The obvious meaning of our words has to do with what's usually called “a sense of place.” As a certain site builds up associations because of events that have happened there, the place itself becomes suffused with meaning. So the speaker says that he sees “a host of kind faces” looking down on him whenever the wind rustles the branches. First are his childhood friends, but they are just a memory. He often roves pensively in the lonely ash grove, at twilight or in the moonlight. Then he meets “the joy of my life,” and builds his home there, while blackbirds and bluebells add to the happy scene.
But why an ash grove, particularly? A song fragment floated into my head, performed by one of those folk-singery voices and accompanied by some kind of droning instrument: “Sing oak and ash and thorn/All on a midsummer's morn/Surely we sing of no little thing/In oak and ash and thorn.” Turns out my memory was pretty accurate: I was hearing the late folk singer Peter Bellamy with his group “The Young Tradition.” (No droning instruments, though, just the droning voices. Sorry! I can recognize the artistry of the performance without necessarily liking it.) Anyway, these three trees were supposedly tied in with the tree worship of the Druids, but . . . folks, I hate to burst your bubble here. We have no real evidence that the Druids actually existed. As discussed in my first post on this concert, many of our ideas about ancient Celtic culture comes from isolated fragments that were later stitched together into legends and myths during the Middle Ages and especially during the 18th and 19th centuries. As our friend Wikipedia says, “Many popular modern notions about Druids have no connection to the Druids of the Iron Age and are largely based on much later inventions or misconceptions.”
Well, you might say, we have this historic and folkloric poem about the significance of these three trees, so there's evidence for their use in ancient rites. Right? Um, no. The lyrics to the song were written by none other than Rudyard Kipling, in his book Puck of Pook's Hill, published in 1905, which is categorized as a work of historical fantasy. Each story is introduced by a poem, just like the stories in Kipling's The Jungle Book. (You may remember that we sang Roger Whitacre's “Seal Lullaby” in our Christmas concert, which sets to music one of the JB's poems.) While we do have one story from the Roman Pliny the Elder in the first century AD that describes the Gauls' worship of the oak tree and its accompanying mistletoe and uses the term “Druid” for the priests leading this worship, we don't really know where he got his information or who he's really referring to when he says “Gauls.” We do know that he never visited Britain itself.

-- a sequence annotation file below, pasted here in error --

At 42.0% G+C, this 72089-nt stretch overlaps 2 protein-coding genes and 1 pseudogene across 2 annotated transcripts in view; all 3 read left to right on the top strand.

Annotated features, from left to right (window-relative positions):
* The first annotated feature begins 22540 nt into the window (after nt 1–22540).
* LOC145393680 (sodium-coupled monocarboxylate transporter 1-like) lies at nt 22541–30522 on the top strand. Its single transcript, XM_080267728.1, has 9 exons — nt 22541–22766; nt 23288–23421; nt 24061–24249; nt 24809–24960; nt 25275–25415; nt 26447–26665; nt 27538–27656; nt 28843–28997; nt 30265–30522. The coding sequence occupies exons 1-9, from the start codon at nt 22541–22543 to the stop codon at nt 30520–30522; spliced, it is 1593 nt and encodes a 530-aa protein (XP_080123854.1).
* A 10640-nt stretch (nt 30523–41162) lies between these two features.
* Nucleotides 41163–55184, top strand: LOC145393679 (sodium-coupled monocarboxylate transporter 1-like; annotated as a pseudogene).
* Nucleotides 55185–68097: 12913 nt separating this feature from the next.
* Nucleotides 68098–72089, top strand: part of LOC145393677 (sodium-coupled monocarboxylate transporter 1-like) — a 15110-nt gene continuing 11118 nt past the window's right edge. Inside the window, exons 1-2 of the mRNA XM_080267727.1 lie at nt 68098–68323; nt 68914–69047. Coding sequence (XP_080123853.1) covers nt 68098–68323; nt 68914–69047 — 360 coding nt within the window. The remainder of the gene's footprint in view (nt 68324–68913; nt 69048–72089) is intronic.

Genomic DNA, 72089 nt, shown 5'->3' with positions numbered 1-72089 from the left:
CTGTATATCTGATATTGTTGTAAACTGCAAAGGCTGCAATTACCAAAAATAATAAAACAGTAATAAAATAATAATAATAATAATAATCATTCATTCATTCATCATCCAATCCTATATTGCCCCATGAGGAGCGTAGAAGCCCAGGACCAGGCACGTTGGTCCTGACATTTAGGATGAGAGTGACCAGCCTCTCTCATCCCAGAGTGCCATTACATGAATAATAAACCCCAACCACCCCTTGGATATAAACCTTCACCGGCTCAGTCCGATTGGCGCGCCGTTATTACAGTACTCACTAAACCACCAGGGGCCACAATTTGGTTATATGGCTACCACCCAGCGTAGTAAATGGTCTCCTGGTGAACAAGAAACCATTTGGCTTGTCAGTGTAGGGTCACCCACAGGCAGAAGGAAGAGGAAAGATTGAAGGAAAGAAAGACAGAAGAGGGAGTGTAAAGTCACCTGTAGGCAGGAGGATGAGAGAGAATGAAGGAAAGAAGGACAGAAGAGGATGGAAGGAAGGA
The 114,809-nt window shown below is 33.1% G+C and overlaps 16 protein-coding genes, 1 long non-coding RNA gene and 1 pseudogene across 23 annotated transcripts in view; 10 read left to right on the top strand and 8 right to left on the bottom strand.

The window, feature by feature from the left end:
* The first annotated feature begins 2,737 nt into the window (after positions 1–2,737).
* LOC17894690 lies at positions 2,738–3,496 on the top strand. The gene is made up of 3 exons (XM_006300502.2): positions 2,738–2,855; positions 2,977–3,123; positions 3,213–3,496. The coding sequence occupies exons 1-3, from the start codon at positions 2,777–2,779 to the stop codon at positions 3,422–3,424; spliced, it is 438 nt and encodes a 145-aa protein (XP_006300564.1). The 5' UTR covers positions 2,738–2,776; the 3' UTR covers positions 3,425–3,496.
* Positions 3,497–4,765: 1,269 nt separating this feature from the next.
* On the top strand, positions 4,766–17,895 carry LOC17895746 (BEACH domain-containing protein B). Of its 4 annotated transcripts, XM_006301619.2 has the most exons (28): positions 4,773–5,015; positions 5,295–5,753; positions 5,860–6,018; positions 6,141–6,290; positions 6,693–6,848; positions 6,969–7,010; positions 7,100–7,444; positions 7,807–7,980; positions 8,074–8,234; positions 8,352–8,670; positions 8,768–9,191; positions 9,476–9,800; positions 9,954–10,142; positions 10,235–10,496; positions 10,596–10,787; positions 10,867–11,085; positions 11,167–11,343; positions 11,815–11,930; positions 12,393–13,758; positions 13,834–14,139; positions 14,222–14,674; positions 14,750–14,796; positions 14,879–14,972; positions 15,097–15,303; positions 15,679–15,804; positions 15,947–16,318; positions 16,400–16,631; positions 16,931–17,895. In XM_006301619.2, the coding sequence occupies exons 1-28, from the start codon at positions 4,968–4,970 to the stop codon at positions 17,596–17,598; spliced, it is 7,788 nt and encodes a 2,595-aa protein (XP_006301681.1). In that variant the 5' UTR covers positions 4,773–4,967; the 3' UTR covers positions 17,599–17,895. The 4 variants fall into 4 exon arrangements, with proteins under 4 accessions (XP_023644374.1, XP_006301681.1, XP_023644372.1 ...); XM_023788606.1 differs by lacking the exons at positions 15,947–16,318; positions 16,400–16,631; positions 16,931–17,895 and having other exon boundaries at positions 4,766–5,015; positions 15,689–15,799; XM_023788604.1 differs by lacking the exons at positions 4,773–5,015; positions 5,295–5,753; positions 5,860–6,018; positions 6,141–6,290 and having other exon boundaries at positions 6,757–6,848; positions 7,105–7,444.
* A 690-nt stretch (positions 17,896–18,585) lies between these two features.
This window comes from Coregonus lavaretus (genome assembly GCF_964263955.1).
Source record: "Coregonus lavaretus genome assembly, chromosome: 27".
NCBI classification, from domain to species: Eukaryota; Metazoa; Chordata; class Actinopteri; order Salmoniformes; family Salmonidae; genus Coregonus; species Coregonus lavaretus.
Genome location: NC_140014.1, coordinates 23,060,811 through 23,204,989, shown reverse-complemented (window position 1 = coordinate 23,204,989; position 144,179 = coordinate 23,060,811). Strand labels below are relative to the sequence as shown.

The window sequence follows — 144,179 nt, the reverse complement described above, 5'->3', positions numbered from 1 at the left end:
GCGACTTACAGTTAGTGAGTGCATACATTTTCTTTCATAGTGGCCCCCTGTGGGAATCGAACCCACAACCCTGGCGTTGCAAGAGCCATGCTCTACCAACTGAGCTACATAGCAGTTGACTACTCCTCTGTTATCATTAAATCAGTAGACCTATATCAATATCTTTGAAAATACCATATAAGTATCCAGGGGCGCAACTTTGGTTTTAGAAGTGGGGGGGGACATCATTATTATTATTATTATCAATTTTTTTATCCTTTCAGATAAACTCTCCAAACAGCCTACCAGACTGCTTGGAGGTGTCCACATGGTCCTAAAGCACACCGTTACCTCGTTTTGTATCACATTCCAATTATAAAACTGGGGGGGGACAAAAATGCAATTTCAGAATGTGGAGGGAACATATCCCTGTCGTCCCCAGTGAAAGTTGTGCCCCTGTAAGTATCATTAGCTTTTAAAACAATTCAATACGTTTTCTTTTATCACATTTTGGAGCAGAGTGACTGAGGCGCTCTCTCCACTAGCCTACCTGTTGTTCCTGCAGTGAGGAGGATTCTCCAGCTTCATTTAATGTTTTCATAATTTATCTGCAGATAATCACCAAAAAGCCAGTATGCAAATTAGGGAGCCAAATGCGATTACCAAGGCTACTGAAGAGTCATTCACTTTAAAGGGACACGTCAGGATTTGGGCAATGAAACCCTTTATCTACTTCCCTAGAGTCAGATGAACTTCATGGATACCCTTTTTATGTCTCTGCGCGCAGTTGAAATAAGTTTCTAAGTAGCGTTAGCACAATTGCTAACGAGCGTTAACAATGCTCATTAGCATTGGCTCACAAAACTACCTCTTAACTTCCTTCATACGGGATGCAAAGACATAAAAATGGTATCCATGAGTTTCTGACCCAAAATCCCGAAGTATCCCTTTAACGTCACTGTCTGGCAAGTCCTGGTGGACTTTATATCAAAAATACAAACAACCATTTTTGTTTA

But back to our actual song. I was surprised to see that our sheet music doesn't give credit to the lyricists. The original words were written by the 19th-century Welsh poet John Jones and translated (perhaps rather loosely) into English by Thomas Oliphant, a prolific composer and lyricist of the same time. The song was first published in 1862. There are legends about the sanctity of the ash tree, but, once again, we don't have any hard evidence of their validity. The wood of an ash tree is very hard and fine-grained, often being used for walking sticks, and the bark and leaves have been used for various medicines. Is it specifically associated with Wales? Not that I could discern. It is a very common tree, though, along with the oak, in the British Isles. Why Jones chose it for his lyrics is anybody's guess. Maybe he just liked the way they looked. Or maybe there was an ash grove near his boyhood home. Who knows? Whatever the reasoning behind the words, the song itself is beautiful, evocative, and enjoyable to sing.
Next week I'll totally switch gears and discuss why on earth we're singing the theme song from the James Bond film Goldfinger in a Celtic concert.